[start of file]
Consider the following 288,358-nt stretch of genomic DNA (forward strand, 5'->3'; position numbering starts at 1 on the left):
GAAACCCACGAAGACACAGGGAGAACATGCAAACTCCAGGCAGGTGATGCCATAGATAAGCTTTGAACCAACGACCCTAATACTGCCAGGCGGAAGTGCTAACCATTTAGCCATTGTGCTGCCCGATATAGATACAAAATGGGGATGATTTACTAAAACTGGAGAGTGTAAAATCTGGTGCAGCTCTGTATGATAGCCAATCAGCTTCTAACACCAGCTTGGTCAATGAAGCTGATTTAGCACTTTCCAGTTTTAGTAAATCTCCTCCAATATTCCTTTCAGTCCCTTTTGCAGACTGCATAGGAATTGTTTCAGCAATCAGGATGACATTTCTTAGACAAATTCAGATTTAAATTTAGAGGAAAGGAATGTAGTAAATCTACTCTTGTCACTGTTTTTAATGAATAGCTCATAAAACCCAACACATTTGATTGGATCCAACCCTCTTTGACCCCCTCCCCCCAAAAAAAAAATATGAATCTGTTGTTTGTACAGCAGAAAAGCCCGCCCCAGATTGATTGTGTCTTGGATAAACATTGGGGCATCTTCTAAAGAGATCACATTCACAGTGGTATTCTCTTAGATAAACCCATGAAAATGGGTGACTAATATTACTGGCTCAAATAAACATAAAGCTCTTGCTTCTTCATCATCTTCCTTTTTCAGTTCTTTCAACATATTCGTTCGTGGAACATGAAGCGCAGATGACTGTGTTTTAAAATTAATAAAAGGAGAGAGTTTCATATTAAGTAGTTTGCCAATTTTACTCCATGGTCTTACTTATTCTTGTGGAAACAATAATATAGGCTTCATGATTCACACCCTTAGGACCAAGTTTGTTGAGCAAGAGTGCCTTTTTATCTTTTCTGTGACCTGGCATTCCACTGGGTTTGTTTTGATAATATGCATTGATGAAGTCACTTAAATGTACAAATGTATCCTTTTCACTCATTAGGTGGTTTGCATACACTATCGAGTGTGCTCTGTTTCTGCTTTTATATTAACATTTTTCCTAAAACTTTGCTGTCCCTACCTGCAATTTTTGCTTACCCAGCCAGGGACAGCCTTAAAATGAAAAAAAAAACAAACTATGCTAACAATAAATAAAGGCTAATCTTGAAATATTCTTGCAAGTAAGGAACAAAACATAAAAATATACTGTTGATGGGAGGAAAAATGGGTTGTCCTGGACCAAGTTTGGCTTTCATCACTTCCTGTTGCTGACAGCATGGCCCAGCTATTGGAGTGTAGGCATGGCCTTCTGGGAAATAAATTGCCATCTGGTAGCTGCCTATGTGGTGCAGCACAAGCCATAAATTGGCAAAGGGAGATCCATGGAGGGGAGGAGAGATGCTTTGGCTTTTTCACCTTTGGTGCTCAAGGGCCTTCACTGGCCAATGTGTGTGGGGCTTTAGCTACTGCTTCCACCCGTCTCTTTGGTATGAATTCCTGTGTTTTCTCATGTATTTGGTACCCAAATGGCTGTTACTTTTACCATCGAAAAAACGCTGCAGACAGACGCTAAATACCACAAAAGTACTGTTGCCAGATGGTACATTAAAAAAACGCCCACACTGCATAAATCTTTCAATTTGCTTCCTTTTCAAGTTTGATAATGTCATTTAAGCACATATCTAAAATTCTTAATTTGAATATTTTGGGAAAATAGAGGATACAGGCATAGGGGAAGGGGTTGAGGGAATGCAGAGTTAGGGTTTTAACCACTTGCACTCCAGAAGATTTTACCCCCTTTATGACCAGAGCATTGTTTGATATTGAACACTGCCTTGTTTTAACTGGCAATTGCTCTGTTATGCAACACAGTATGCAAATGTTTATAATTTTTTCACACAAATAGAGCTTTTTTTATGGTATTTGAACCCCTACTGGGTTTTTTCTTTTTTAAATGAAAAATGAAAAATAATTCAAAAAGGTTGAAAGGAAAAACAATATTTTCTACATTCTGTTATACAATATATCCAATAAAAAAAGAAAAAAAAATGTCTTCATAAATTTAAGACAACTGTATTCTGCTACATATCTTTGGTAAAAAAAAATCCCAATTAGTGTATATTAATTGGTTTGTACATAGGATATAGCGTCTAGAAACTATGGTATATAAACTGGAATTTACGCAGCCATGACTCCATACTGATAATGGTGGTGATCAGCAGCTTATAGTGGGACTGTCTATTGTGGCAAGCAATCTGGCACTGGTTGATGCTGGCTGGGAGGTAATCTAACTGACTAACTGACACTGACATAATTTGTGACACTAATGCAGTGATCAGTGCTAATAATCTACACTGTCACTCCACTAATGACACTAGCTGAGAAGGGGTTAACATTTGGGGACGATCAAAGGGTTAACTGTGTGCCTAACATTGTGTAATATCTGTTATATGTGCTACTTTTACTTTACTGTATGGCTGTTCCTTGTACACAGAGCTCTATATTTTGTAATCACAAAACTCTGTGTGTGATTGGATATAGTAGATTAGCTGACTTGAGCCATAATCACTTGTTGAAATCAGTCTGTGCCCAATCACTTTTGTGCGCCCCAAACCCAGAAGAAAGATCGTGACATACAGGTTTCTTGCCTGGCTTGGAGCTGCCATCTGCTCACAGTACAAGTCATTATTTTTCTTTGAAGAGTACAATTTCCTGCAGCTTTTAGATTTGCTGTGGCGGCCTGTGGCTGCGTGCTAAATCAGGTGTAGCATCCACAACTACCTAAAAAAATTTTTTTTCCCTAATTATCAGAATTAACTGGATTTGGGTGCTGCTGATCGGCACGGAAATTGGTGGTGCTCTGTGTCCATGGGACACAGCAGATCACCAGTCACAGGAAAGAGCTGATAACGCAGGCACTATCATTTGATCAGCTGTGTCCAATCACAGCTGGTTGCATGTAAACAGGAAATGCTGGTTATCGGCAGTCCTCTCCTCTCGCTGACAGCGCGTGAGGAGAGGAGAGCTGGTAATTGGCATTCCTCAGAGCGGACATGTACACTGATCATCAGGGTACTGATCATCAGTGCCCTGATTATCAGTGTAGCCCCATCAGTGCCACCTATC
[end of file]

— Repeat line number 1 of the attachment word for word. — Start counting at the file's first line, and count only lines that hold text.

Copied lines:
Consider the following 288,358-nt stretch of genomic DNA (forward strand, 5'->3'; position numbering starts at 1 on the left):